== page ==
Friday, October 31, 2014

How To Succeed at NaNo Without Really Trying

I've decided to resurrect my mostly-dead blog to celebrate the very imminent beginning of my tenth foray into National Novel Writing Month. Let's think about how old I am for a moment: I have been doing this for a decade. Man I feel old.

In celebration, and to promote the illusion that with age automatically comes wisdom, I would like to offer my NaNo secret, because I HAVE managed to write at least 50,000 words every time so far. I did a post on this last year, but this year I think I have managed to boil down my top seven points into just 20 words, or two principles.

PRINCIPLE ONE: If it helps you produce words, DO IT.

PRINCIPLE TWO: If it DOES NOT HELP you produce words, DO NOT DO IT.

All of last year's seven tips are basically sub-iterations of these two principles. These might seem laughably self-evident. Maybe they are. But I am consistently surprised at how many people don't seem to think this way. And, whether they know it consciously or not, it is the only way people succeed at NaNo.

If it helps you to be in competition with someone, to brag about how many words you've written in a day, or to tell people what your story is about, THEN DO SO. If telling people these things makes you feel like you're setting yourself up for failure--well, preferably think more positively about yourself because YOU CAN SO DO IT, but look at the outcome: if sharing your word count or comparing yourself with others is stopping you from writing, STOP SHARING IMMEDIATELY.

If going to public NaNo events, posting on the forums, or otherwise getting together with groups of people helps you produce words, DO THESE THINGS. If (like me) scrolling through the forums makes you feel overwhelmed with the amount of things you could say, if public NaNo events make you feel shy and block your inspiration, CEASE THESE THINGS IMMEDIATELY. Writers are shy people and muses can be skittish. The NaNo community is, by and large, awesome, but if you're like me and mostly can't stand people looking at you when you're writing, then events designed to help you are actually hindering you and no one planning them wants that.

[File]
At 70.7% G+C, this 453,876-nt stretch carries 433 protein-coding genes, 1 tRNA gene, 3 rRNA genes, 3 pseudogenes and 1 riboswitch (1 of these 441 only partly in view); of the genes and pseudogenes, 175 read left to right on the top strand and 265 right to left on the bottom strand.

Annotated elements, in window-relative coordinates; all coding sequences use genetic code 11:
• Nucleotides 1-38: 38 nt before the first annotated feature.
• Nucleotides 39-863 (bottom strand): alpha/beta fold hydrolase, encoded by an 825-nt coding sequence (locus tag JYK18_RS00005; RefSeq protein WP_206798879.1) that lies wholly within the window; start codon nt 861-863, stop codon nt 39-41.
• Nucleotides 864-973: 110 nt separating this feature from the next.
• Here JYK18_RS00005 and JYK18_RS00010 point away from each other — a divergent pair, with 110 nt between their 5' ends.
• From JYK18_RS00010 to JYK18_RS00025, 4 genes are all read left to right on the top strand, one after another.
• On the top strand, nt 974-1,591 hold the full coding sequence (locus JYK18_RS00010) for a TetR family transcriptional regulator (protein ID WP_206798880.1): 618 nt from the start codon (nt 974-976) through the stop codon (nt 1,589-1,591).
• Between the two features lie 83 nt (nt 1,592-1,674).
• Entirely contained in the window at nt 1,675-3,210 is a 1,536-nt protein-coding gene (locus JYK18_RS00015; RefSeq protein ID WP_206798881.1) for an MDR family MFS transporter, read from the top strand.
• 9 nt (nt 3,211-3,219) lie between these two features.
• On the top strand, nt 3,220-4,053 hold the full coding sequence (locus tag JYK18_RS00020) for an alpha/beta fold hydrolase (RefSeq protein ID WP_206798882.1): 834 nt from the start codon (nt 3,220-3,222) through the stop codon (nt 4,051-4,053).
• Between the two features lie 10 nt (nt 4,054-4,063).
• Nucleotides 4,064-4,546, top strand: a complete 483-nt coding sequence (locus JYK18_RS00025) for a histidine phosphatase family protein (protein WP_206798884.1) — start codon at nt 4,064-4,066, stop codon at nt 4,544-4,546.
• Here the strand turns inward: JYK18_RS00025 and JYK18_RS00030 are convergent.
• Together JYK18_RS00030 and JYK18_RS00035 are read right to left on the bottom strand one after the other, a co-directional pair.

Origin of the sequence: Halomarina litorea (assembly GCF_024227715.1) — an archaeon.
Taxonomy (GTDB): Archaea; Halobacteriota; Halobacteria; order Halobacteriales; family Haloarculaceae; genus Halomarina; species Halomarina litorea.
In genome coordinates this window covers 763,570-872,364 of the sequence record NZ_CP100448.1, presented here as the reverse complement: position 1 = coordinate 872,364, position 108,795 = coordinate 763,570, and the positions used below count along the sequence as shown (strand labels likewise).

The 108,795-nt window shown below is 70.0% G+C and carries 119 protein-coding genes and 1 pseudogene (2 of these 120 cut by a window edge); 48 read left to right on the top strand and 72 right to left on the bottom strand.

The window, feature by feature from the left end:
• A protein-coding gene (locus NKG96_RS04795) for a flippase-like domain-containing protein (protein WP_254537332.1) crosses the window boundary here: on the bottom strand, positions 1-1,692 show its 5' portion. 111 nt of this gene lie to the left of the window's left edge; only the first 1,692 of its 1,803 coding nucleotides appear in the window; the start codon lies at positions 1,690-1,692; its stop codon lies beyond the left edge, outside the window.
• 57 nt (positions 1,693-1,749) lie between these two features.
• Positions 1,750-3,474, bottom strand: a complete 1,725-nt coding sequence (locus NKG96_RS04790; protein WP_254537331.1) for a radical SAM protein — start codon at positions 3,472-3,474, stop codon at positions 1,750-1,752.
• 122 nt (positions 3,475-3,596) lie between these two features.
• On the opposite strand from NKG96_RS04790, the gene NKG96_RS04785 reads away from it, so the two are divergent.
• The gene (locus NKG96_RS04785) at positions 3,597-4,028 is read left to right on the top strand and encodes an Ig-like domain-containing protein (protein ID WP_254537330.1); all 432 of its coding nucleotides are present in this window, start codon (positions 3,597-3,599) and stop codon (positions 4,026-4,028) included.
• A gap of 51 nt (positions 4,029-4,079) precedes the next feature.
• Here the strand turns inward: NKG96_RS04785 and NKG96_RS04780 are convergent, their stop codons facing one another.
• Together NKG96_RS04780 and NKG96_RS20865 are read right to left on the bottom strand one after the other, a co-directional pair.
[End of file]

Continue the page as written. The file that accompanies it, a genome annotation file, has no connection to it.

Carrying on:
I could come up with more examples, but I think the gentle reader probably has the idea. This can also be a litmus test for whether you should do NaNo at all: does a deadline just bottle up your muse? Well, IF you want to work professionally in a creative field you'll have to get over that eventually, but maybe at this point it's more helpful to just set a daily or a weekly writing goal--500 words a day or 5 hours every week--and let others keep their insane month-long deadlines.

Okay. Now to go buy bulk coffee.

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